Ben Gamel has become somewhat of a spare piece to the Pittsburgh Pirates, but could the San Diego Padres end up overpaying for him at the trade deadline?
The last time the Pittsburgh Pirates traded with the San Diego Padres was at the 2021 trade deadline. The Padres acquired Adam Frazier from the Pirates in exchange for Jack Suwinski and Tucpita Marcano.
Although a trade criticized by Pirate fans at the time, Frazier struggled heavily on the West Coast and was soon after that salary dumped to the Seattle Mariners. Meanwhile, Suwinski leads all rookies in home runs while providing plus defense in the outfield, and Marcano has displayed a solid ability to play multiple positions with a decent bat.
It wouldn’t be the first time the Padres overpaid for a commodity on the trade market. In the offseason prior, they sent Luis Patino, Cole Wilcox, Francisco Mejia, and Blake Hunt to the Tampa Bay Rays for Blake Snell. At the 2020 trade deadline, they sent Cal Quantrill and Justin Naylor, both of whom have been valuable pieces to the Indians/Guardians since arriving, but also netted top 100 prospect Gabriel Arias, top pitching prospect Joey Cantillo, and infielder Owen Miller in the same trade. Clevinger has pitched just 42 innings since being acquired, and they gave up Ty France for Austin Nola during the same deadline.
While that’s not to say that the Padres have overpaid for every single guy they’ve brought in through swaps, they have made their fair share of bad trades. With the outfield being a significant hole in the Padres’ depth chart, could they pursue Pirates’ outfielder Ben Gamel, and is there a chance they give up more than he is worth?
Before landing on the injured list, Gamel was hitting for a .257/.350/.386 line, .329 wOBA, and 112 wRC+. Although those are decent numbers, he could have been much better. Gamel’s 12.5% walk rate is the second-best of his career. He also had a 32% line drive rate and .373 expected wOBA. With his heavy line drive approach, it’s surprising he isn’t hitting over .260. His expected batting average clocks in at .306.
Gamel is a good but not great fielder. He has -3 outs above average this year but is an average defender in the eyes of defensive runs saved and well above average in UZR/150 (+11.8). Gamel is a much better right fielder than he is a left fielder, but he can play either position. He gets the job done, to put it simply.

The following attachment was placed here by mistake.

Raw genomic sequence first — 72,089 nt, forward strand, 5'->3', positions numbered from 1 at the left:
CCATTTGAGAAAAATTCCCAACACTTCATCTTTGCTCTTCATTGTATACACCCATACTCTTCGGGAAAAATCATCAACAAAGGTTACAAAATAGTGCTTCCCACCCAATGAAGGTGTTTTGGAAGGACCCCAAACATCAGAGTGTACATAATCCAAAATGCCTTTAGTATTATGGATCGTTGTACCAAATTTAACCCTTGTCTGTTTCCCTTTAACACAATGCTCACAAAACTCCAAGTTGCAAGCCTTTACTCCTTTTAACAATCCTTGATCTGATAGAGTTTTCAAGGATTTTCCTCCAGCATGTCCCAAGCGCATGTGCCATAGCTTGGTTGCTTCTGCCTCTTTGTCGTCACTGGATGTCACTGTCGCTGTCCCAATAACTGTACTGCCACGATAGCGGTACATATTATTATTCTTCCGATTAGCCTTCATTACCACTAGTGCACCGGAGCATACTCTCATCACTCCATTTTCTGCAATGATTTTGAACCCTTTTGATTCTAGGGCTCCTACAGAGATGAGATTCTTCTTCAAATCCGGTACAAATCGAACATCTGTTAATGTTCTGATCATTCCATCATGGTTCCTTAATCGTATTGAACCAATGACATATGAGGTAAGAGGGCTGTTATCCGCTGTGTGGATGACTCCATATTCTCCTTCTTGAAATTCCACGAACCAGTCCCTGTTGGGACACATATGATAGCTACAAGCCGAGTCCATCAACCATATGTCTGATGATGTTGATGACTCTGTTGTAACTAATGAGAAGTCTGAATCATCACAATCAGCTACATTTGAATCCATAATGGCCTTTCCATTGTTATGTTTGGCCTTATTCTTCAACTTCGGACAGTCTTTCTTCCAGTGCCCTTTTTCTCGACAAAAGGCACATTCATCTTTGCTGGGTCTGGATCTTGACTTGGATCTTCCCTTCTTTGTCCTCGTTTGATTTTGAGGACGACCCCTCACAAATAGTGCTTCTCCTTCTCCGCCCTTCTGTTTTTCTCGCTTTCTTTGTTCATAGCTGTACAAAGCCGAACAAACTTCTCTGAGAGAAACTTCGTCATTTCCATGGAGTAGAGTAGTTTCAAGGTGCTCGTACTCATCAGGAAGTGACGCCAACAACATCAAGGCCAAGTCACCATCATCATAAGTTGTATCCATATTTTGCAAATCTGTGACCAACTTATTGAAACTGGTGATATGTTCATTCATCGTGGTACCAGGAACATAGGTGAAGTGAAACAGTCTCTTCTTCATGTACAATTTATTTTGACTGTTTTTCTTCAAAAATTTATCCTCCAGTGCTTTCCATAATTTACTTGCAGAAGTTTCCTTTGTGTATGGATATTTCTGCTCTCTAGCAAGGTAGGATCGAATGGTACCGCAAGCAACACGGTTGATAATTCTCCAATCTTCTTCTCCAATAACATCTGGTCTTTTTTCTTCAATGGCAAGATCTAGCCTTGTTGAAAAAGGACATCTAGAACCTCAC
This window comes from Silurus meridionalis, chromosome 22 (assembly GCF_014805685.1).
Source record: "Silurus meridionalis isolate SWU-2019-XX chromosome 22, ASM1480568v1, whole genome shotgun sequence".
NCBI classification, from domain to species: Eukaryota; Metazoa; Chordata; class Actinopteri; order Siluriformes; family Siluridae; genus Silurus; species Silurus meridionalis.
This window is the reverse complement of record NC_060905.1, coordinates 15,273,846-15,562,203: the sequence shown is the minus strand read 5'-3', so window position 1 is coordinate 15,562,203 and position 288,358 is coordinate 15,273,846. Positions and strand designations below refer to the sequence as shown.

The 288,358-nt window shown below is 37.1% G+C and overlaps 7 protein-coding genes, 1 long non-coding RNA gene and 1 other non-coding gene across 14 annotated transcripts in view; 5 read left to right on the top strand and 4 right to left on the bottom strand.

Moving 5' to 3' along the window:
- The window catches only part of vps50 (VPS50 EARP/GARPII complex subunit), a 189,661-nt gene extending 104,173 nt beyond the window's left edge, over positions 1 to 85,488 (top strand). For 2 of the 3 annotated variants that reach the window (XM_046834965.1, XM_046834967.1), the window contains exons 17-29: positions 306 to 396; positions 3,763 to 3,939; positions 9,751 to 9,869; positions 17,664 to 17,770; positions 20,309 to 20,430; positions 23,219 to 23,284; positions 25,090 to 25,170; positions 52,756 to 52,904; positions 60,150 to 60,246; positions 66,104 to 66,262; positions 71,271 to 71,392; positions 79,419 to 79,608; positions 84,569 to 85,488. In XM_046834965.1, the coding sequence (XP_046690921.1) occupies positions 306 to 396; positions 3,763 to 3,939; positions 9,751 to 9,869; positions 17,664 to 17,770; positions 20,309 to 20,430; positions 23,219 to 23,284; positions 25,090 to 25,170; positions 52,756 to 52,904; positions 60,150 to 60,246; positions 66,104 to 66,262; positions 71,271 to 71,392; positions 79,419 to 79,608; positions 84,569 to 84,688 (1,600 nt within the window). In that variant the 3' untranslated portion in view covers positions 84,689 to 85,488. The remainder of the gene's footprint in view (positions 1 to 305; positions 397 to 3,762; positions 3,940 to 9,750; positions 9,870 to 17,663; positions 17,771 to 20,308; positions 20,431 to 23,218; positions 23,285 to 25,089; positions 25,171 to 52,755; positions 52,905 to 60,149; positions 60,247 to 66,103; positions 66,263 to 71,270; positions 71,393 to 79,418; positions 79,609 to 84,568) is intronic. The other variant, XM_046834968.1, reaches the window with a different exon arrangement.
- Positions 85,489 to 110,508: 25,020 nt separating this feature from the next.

The biggest downside is that Gamel is only controlled through 2022. He’ll hit free agency after this year. But the Pirates do have a decent corner on the market. The only outfielder with a higher wRC+ (min. 200 plate appearances) and an equal or better chance of being traded is Cub slugger Ian Happ. David Peralta and Tommy Pham also represent two likely trade candidates, though Gamel has the edge in wRC+ over Peralta and brings less of a PR headache than Tommy Pham, but more importantly, Gamel has the better xwOBA and less drastic home/away splits. It’s also not likely the Padres would consider Pham given the little effort to re-sign him this past off-season and the beef he spurred with Padre DH Luke Voit early in the season.
Aside from Jurickson Profar, the Padres’ outfielders have not hit well this year. Trent Grisham is showing off his typical high-end defensive prowess in center field but has a .617 OPS. Former Rookie Of The Year Wil Myers had a .583 OPS before landing on the injured list. They’ve gotten surprise contributions from former Texas Ragers’ top prospect Nomar Mazara and Jose Azocar. However, both have a .364 batting average on balls in play despite pretty average line-drive and ground ball rates.
The Padres are fending off a tight National League West race. They are just one game behind the Los Angeles Dodgers and 4.5 games ahead of the San Francisco Giants at the time of writing this. Now Ben Gamel isn’t going to be their big prize, but they’ll likely acquire multiple outfielders. Plus, last year, they traded for Frazier after missing out on some bigger names. A similar situation could happen again where they acquire Gamel out of desperation after missing out on a big fish on the market.
If that happens, could they somehow sneak Adrian Morejon from the Padres? Maybe the Bucs will grab two more underrated prospects who are trending in the right direction as they did with Frazier last year. Only time will tell what goes down at the trade deadline, but if the past two years have shown us anything, it’s that the Padres aren’t willing to hold back in trades, for better or for worse. The Pirates have an opportunity to take advantage of one of their weaknesses and potentially get away with a decent prospect.